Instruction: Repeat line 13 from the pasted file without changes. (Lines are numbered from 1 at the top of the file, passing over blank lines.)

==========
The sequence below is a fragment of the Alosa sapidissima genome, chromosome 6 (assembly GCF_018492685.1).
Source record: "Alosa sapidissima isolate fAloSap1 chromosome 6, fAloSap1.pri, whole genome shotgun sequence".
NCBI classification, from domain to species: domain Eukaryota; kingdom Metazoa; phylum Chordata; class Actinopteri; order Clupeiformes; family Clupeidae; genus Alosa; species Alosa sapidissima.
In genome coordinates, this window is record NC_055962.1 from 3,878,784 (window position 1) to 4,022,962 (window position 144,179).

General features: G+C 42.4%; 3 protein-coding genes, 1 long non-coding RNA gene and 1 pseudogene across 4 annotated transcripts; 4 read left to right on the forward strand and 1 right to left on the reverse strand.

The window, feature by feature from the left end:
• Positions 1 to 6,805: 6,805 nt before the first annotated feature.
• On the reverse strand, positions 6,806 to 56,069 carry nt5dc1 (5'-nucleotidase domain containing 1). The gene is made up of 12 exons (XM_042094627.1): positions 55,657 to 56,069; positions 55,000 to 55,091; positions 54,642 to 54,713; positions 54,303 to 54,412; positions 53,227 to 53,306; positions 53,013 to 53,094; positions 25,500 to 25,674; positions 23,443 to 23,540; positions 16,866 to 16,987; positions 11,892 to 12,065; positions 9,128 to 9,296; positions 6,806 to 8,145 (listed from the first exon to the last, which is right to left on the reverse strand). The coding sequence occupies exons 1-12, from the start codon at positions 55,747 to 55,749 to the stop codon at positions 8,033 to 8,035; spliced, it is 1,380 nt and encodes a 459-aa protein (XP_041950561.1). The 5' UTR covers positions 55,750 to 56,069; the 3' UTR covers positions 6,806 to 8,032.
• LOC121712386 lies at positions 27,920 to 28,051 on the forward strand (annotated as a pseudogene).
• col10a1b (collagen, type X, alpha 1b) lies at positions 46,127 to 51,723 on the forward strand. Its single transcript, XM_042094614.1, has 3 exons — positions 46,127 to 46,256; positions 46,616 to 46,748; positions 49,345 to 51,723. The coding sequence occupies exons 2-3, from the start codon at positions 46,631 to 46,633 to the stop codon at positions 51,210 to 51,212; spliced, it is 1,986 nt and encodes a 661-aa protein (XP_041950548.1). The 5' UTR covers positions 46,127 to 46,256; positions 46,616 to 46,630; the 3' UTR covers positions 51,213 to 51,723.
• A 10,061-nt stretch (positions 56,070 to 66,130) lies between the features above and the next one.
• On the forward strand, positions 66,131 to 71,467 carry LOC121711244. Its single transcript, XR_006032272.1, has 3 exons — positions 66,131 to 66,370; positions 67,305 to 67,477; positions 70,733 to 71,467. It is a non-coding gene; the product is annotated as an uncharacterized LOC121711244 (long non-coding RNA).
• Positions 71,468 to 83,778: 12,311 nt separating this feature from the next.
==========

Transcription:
• Positions 71,468 to 83,778: 12,311 nt separating this feature from the next.